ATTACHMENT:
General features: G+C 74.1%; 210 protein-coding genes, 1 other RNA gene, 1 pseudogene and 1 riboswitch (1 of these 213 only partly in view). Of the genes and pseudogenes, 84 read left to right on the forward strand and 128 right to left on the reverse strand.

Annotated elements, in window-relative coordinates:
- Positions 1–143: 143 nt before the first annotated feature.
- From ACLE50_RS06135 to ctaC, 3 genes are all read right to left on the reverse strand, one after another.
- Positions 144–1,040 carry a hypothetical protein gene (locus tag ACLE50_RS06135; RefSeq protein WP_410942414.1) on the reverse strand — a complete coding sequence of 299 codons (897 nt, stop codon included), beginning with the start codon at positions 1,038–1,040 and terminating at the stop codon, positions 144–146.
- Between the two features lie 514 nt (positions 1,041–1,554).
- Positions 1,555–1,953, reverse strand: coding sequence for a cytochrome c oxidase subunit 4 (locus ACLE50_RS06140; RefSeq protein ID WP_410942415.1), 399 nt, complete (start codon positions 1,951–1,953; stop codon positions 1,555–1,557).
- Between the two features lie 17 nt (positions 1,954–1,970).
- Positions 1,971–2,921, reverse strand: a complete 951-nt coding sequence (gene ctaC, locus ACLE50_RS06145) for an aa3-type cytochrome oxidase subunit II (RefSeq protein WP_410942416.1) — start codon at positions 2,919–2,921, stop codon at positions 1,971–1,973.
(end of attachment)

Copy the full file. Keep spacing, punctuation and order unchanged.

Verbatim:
General features: G+C 74.1%; 210 protein-coding genes, 1 other RNA gene, 1 pseudogene and 1 riboswitch (1 of these 213 only partly in view). Of the genes and pseudogenes, 84 read left to right on the forward strand and 128 right to left on the reverse strand.

Annotated elements, in window-relative coordinates:
- Positions 1–143: 143 nt before the first annotated feature.
- From ACLE50_RS06135 to ctaC, 3 genes are all read right to left on the reverse strand, one after another.
- Positions 144–1,040 carry a hypothetical protein gene (locus tag ACLE50_RS06135; RefSeq protein WP_410942414.1) on the reverse strand — a complete coding sequence of 299 codons (897 nt, stop codon included), beginning with the start codon at positions 1,038–1,040 and terminating at the stop codon, positions 144–146.
- Between the two features lie 514 nt (positions 1,041–1,554).
- Positions 1,555–1,953, reverse strand: coding sequence for a cytochrome c oxidase subunit 4 (locus ACLE50_RS06140; RefSeq protein ID WP_410942415.1), 399 nt, complete (start codon positions 1,951–1,953; stop codon positions 1,555–1,557).
- Between the two features lie 17 nt (positions 1,954–1,970).
- Positions 1,971–2,921, reverse strand: a complete 951-nt coding sequence (gene ctaC, locus ACLE50_RS06145) for an aa3-type cytochrome oxidase subunit II (RefSeq protein WP_410942416.1) — start codon at positions 2,919–2,921, stop codon at positions 1,971–1,973.